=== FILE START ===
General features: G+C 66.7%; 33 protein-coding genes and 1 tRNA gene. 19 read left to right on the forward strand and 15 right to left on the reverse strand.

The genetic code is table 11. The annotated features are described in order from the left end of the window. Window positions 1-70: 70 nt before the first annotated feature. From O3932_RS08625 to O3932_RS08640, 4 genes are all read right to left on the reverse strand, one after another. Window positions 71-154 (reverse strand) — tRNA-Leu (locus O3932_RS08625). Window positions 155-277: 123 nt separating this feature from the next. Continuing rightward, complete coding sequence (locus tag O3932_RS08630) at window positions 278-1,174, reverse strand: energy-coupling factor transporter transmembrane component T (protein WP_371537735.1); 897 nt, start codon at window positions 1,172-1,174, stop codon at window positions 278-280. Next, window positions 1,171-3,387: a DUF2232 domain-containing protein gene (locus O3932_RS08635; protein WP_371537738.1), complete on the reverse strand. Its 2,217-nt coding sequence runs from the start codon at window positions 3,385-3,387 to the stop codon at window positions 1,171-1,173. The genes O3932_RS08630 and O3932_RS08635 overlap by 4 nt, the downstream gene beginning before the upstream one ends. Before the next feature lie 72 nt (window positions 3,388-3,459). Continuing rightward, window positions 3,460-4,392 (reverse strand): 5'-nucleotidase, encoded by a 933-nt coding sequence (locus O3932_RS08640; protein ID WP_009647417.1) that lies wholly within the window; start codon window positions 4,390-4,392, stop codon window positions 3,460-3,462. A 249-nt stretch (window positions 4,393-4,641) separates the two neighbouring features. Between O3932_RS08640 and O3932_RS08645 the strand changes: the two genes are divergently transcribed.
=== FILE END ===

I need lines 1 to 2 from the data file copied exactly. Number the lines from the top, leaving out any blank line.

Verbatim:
General features: G+C 66.7%; 33 protein-coding genes and 1 tRNA gene. 19 read left to right on the forward strand and 15 right to left on the reverse strand.

The genetic code is table 11. The annotated features are described in order from the left end of the window. Window positions 1-70: 70 nt before the first annotated feature. From O3932_RS08625 to O3932_RS08640, 4 genes are all read right to left on the reverse strand, one after another. Window positions 71-154 (reverse strand) — tRNA-Leu (locus O3932_RS08625). Window positions 155-277: 123 nt separating this feature from the next. Continuing rightward, complete coding sequence (locus tag O3932_RS08630) at window positions 278-1,174, reverse strand: energy-coupling factor transporter transmembrane component T (protein WP_371537735.1); 897 nt, start codon at window positions 1,172-1,174, stop codon at window positions 278-280. Next, window positions 1,171-3,387: a DUF2232 domain-containing protein gene (locus O3932_RS08635; protein WP_371537738.1), complete on the reverse strand. Its 2,217-nt coding sequence runs from the start codon at window positions 3,385-3,387 to the stop codon at window positions 1,171-1,173. The genes O3932_RS08630 and O3932_RS08635 overlap by 4 nt, the downstream gene beginning before the upstream one ends. Before the next feature lie 72 nt (window positions 3,388-3,459). Continuing rightward, window positions 3,460-4,392 (reverse strand): 5'-nucleotidase, encoded by a 933-nt coding sequence (locus O3932_RS08640; protein ID WP_009647417.1) that lies wholly within the window; start codon window positions 4,390-4,392, stop codon window positions 3,460-3,462. A 249-nt stretch (window positions 4,393-4,641) separates the two neighbouring features. Between O3932_RS08640 and O3932_RS08645 the strand changes: the two genes are divergently transcribed.